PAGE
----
The multiple layers of the DRC conflict assure there will not be a quick fix. Peace deals and cease-fires in areas with multiple ethnicities and lucrative resources have proven tenuous many times over in the developing world.

One of the greatest assets, Anderson said, is some of the people who are suffering the most.

“I can honestly say the Congolese people are the most wonderful people you would ever want to meet,” she said. “On the whole they are welcoming and kind-hearted. That is part of what makes it so difficult to see these legacies of bad governance and being over-run by violence.”

This is precisely why there will be a need for international aid groups even if the current calming lasts.

“From a World Relief perspective, we will continue to work with the most vulnerable and meet the needs of the suffering populations,” Rebman said, “The conflict in the DRC is long-standing and very complex. It will require international peace agreements as well as community-based peace and reconciliation programs which are integrated with traditional relief and development programming.”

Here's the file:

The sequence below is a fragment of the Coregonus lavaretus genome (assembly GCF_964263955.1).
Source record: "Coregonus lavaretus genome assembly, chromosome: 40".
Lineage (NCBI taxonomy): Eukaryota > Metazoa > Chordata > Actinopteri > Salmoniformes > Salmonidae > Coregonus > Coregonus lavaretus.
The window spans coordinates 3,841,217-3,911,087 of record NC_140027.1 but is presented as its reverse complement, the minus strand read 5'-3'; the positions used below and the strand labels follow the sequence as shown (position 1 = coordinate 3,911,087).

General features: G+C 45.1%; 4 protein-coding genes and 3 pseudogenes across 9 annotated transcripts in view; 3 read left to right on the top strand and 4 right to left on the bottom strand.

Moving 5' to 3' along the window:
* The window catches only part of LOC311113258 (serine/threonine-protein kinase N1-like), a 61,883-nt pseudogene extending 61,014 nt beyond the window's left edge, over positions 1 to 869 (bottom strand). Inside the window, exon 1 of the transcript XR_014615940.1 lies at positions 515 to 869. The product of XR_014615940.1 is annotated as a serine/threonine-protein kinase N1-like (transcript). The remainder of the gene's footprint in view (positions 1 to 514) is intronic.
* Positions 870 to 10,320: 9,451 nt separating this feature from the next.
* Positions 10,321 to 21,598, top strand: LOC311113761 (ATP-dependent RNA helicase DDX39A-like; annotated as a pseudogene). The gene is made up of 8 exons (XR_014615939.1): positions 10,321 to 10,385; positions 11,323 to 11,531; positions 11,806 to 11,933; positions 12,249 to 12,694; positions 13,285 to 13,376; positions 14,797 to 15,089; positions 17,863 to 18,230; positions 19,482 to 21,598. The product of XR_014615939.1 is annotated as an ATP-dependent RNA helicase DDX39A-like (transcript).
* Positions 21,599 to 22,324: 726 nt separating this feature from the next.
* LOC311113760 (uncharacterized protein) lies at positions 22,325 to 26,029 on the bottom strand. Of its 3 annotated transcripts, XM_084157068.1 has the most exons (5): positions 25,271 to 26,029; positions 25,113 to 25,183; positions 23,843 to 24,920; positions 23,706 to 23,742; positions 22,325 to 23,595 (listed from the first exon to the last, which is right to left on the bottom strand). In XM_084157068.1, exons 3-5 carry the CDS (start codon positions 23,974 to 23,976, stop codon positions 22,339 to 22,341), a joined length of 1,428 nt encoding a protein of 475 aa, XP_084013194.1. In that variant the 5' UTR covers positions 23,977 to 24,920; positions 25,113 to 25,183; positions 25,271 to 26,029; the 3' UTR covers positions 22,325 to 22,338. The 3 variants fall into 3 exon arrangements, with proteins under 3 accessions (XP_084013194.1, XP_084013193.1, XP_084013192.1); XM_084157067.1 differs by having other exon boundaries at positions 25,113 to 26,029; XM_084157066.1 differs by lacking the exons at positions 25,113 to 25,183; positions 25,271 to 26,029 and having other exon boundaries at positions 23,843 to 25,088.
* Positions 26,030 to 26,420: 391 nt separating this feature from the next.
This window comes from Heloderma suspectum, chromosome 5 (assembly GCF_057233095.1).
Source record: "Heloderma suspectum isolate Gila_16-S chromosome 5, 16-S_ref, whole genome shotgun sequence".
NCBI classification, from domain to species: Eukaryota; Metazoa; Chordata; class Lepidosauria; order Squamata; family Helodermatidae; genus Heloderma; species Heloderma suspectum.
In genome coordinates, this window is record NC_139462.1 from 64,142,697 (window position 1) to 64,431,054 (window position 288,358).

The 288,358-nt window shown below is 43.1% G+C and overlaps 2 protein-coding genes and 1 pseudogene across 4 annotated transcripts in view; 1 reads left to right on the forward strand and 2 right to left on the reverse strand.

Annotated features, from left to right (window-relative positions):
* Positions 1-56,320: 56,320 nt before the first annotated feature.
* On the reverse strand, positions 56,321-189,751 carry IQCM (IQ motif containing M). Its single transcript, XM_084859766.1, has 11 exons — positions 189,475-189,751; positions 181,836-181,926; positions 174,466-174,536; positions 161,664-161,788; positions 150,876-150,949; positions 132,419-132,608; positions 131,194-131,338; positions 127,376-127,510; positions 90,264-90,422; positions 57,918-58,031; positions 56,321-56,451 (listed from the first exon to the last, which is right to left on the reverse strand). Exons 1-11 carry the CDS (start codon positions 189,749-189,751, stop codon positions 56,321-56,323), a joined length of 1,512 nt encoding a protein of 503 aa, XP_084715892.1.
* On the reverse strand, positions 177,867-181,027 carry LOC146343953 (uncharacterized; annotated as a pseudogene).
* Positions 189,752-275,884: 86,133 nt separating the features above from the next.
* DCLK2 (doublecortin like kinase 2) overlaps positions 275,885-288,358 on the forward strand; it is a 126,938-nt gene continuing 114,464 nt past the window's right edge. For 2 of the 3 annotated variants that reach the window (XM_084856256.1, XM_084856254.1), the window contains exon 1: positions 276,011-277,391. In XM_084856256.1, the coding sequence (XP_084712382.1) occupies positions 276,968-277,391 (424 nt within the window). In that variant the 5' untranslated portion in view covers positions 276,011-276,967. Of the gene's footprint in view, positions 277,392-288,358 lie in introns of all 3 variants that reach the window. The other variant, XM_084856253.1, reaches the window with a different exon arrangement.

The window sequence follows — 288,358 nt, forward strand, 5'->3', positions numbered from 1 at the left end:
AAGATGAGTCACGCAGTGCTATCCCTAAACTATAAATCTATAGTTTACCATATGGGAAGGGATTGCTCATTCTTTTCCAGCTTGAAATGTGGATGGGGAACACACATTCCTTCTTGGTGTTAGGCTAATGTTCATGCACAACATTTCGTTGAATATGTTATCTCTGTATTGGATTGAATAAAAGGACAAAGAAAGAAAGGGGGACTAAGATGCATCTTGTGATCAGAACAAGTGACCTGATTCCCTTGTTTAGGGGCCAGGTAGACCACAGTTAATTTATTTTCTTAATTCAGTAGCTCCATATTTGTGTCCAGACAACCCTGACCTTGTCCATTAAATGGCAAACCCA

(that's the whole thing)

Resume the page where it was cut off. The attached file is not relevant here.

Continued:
Faith, too, plays a central role is shaping how the future unfolds.

“The church has sent missionaries to different parts of the Congo for centuries,” Anderson said. “Most people, even in remote areas, will know who Jesus is and a sense of what the church does.

“We still absolutely need to pray for our brothers and sisters. It’s also an opportunity for philanthropic and public policy-minded Christians to get involved and be part of a vital voice to bring healing.”


Congo peace deal: http://www.google.com/hostednews/afp/article/ALeqM5j-U_1NZdVdXyssb9DPt47IHx7j7Q

Outline of recent military movements, alliances: http://news.bbc.co.uk/2/hi/africa/7910081.stm

Review of Rwandan genocide: http://news.bbc.co.uk/2/hi/africa/1288230.stm

World Vision: http://www.worldvision.org/

World Relief: http://www.wr.org/